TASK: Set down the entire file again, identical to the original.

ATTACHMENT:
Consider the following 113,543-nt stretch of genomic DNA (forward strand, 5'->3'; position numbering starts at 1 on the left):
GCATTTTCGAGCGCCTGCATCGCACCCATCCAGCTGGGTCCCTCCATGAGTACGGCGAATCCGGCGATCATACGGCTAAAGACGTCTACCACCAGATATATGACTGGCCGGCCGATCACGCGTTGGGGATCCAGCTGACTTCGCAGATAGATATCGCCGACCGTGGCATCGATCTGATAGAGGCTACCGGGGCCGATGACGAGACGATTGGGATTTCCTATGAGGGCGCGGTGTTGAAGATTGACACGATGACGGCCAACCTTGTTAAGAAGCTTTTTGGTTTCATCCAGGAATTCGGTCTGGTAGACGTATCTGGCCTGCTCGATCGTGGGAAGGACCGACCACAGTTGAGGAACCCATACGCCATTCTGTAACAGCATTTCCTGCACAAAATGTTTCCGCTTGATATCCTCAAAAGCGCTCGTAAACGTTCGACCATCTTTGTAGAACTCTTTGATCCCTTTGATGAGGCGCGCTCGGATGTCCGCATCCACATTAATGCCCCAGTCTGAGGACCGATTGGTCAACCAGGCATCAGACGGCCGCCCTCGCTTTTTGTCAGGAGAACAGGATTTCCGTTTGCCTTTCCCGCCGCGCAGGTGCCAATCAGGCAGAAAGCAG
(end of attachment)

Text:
Consider the following 113,543-nt stretch of genomic DNA (forward strand, 5'->3'; position numbering starts at 1 on the left):
GCATTTTCGAGCGCCTGCATCGCACCCATCCAGCTGGGTCCCTCCATGAGTACGGCGAATCCGGCGATCATACGGCTAAAGACGTCTACCACCAGATATATGACTGGCCGGCCGATCACGCGTTGGGGATCCAGCTGACTTCGCAGATAGATATCGCCGACCGTGGCATCGATCTGATAGAGGCTACCGGGGCCGATGACGAGACGATTGGGATTTCCTATGAGGGCGCGGTGTTGAAGATTGACACGATGACGGCCAACCTTGTTAAGAAGCTTTTTGGTTTCATCCAGGAATTCGGTCTGGTAGACGTATCTGGCCTGCTCGATCGTGGGAAGGACCGACCACAGTTGAGGAACCCATACGCCATTCTGTAACAGCATTTCCTGCACAAAATGTTTCCGCTTGATATCCTCAAAAGCGCTCGTAAACGTTCGACCATCTTTGTAGAACTCTTTGATCCCTTTGATGAGGCGCGCTCGGATGTCCGCATCCACATTAATGCCCCAGTCTGAGGACCGATTGGTCAACCAGGCATCAGACGGCCGCCCTCGCTTTTTGTCAGGAGAACAGGATTTCCGTTTGCCTTTCCCGCCGCGCAGGTGCCAATCAGGCAGAAAGCAG